Nelson Urban Acres
Nelson Urban Acres is bringing fresh produce closer to home. They are a multi-plot urban farm in Nelson, British Columbia that launched into operation in 2009 based on the SPIN farming model. Co-founders Paul Hoepfner-Homme and Christoph Martens are working backyard gardens within the city using low-impact, organic farming techniques to grow fresh produce. This year they have been growing a variety of vegetables throughout the season for Nelson’s community markets.
Deconstructing Dinner checks in with Paul to learn of the challenges and opportunities learned from trying to make living as an urban farmer.
Massachusetts Avenue Project
The Massachusetts Avenue Project hosts the Growing Green Program, a youth development and urban agriculture program about increasing healthy food access and revitalizing the Buffalo community through urban farming, healthy nutrition, environmental stewardship and social enterprise. In addition to its urban farm, Growing Green also hosts a youth enterprise, a farm to school initiative, a mobile market and runs various workshops related to urban agriculture.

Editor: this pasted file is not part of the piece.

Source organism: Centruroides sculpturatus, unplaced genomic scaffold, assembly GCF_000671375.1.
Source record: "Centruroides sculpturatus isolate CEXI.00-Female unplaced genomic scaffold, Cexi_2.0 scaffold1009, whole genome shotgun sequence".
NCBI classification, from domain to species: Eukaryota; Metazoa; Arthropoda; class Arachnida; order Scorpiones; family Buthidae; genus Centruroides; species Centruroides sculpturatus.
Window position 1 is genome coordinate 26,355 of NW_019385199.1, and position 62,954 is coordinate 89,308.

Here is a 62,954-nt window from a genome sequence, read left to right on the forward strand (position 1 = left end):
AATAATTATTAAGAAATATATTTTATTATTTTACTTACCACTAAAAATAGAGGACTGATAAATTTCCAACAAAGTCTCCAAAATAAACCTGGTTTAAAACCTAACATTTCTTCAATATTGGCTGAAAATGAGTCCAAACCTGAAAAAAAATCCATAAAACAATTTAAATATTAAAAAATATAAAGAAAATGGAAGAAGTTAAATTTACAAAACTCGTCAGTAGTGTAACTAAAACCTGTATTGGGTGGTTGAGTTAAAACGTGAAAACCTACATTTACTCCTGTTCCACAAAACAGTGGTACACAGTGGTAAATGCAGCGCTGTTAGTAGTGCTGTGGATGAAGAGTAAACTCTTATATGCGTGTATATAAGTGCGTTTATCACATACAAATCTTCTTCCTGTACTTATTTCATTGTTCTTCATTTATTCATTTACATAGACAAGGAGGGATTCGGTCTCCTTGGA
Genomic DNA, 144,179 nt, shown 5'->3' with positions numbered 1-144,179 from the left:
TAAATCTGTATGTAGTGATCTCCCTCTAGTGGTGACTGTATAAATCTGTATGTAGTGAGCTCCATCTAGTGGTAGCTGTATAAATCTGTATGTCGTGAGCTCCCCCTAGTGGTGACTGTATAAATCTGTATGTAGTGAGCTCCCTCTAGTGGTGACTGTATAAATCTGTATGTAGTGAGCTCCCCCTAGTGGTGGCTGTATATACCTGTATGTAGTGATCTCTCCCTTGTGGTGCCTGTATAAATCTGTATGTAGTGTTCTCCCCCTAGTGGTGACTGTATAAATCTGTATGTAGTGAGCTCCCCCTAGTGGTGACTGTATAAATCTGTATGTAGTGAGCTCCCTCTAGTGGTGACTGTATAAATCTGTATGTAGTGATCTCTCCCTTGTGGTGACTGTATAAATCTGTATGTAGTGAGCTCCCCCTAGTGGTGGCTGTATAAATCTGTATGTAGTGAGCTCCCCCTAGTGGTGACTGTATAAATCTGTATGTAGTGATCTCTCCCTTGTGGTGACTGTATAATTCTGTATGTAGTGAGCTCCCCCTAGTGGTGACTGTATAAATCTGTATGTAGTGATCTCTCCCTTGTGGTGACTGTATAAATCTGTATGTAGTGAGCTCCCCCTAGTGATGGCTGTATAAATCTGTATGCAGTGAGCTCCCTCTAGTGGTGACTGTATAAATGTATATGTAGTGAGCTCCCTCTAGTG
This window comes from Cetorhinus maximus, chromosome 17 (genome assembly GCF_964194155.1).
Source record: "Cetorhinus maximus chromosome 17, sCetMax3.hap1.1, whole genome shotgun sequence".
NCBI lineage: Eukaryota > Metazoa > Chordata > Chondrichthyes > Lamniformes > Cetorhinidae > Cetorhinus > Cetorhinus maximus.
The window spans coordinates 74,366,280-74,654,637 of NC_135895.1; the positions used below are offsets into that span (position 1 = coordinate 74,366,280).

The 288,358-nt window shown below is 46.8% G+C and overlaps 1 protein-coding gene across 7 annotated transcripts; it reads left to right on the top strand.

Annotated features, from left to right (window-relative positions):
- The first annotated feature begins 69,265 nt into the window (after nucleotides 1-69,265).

Paul Hoepfner-Homme – urban farmer, Nelson Urban Acres (Nelson, BC) –
Paul is 28 years old and was fortunate to grow up in a gardener’s oasis uncharacteristic of the norm in suburban Oakville, Ontario. His mother, a passionate gardener, transformed the lawns into a thriving landscape consisting of native plants and shrubs, vegetables and berries. Being raised in this environment gave Paul an early appreciation for what grows out of the ground. During university he developed a passion for sustainability when he read the novel Ishmael, and upon completing his computer science degree he made it his mission to learn how to live sustainably. This passion led him to enroll in a 7-month internship at Everdale, an organic farm in Ontario, where he gained valuable skills and knowledge in operating an organic vegetable farm. In 2008 he moved to the Kootenay region of British Columbia and took a Permaculture Design course in Winlaw where he gained a deeper understanding of growing food in relationship with ecosystems.
Diane Picard – executive director, Massachusetts Avenue Project (MAP) (Buffalo, NY) –
Diane has been with MAP since 1997. She was instrumental in opening the Neighborhood Outreach Center in 1998 and she currently directs Growing Green. She received a Masters of Social Work from Boston University, specializing in Program Planning and Community Organizing. Her undergraduate degree in International Agriculture and Development from Cornell University prepared her to teach agriculture and art at a rural secondary school in Botswana, where she served as a Peace Corps volunteer from 1986-1988. Diane is devoted to grassroots community-building as a means of making positive change.
Photographs – Nelson Urban Acres
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